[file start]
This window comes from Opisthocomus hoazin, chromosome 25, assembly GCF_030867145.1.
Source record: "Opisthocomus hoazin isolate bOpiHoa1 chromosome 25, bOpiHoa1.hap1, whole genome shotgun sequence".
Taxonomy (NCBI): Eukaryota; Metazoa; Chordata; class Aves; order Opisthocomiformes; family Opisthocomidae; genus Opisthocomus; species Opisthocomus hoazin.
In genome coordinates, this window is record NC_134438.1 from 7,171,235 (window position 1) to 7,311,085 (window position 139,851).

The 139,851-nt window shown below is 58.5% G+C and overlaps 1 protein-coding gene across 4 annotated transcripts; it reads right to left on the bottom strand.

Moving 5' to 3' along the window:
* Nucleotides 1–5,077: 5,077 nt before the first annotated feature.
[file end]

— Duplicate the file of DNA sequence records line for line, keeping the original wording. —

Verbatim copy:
This window comes from Opisthocomus hoazin, chromosome 25, assembly GCF_030867145.1.
Source record: "Opisthocomus hoazin isolate bOpiHoa1 chromosome 25, bOpiHoa1.hap1, whole genome shotgun sequence".
Taxonomy (NCBI): Eukaryota; Metazoa; Chordata; class Aves; order Opisthocomiformes; family Opisthocomidae; genus Opisthocomus; species Opisthocomus hoazin.
In genome coordinates, this window is record NC_134438.1 from 7,171,235 (window position 1) to 7,311,085 (window position 139,851).

The 139,851-nt window shown below is 58.5% G+C and overlaps 1 protein-coding gene across 4 annotated transcripts; it reads right to left on the bottom strand.

Moving 5' to 3' along the window:
* Nucleotides 1–5,077: 5,077 nt before the first annotated feature.